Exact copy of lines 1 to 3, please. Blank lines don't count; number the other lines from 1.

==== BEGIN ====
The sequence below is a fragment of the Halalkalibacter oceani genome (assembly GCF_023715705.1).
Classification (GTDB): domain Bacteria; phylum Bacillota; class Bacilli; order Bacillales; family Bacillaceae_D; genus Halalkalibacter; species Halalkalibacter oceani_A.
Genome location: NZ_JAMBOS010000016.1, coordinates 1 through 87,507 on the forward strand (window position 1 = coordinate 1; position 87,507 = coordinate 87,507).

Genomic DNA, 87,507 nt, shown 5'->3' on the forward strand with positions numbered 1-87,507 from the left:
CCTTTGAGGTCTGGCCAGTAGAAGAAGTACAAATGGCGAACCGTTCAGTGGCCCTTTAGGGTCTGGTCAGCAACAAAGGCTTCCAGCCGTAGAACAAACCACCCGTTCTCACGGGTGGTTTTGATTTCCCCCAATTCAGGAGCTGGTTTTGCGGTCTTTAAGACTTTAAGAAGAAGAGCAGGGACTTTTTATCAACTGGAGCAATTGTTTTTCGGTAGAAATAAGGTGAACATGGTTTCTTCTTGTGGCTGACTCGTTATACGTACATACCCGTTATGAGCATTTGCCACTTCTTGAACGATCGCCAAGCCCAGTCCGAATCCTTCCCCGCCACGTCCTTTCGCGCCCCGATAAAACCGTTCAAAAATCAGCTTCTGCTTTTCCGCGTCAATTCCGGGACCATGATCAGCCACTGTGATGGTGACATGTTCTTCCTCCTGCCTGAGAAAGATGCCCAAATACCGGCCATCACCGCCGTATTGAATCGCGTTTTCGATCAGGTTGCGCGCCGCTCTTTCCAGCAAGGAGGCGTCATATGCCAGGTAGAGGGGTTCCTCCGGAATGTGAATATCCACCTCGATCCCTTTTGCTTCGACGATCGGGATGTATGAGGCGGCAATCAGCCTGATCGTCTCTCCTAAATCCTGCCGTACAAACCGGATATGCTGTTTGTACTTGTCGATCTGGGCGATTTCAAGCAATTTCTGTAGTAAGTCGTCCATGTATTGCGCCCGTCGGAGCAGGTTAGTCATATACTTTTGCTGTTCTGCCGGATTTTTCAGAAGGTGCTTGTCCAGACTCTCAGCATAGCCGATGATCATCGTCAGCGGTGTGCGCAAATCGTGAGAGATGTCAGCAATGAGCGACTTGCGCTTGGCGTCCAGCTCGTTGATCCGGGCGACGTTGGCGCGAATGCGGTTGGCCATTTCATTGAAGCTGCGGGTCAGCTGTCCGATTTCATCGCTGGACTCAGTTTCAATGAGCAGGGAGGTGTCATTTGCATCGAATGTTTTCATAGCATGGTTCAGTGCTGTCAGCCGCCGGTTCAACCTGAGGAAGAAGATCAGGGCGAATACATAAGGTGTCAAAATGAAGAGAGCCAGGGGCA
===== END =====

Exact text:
The sequence below is a fragment of the Halalkalibacter oceani genome (assembly GCF_023715705.1).
Classification (GTDB): domain Bacteria; phylum Bacillota; class Bacilli; order Bacillales; family Bacillaceae_D; genus Halalkalibacter; species Halalkalibacter oceani_A.
Genome location: NZ_JAMBOS010000016.1, coordinates 1 through 87,507 on the forward strand (window position 1 = coordinate 1; position 87,507 = coordinate 87,507).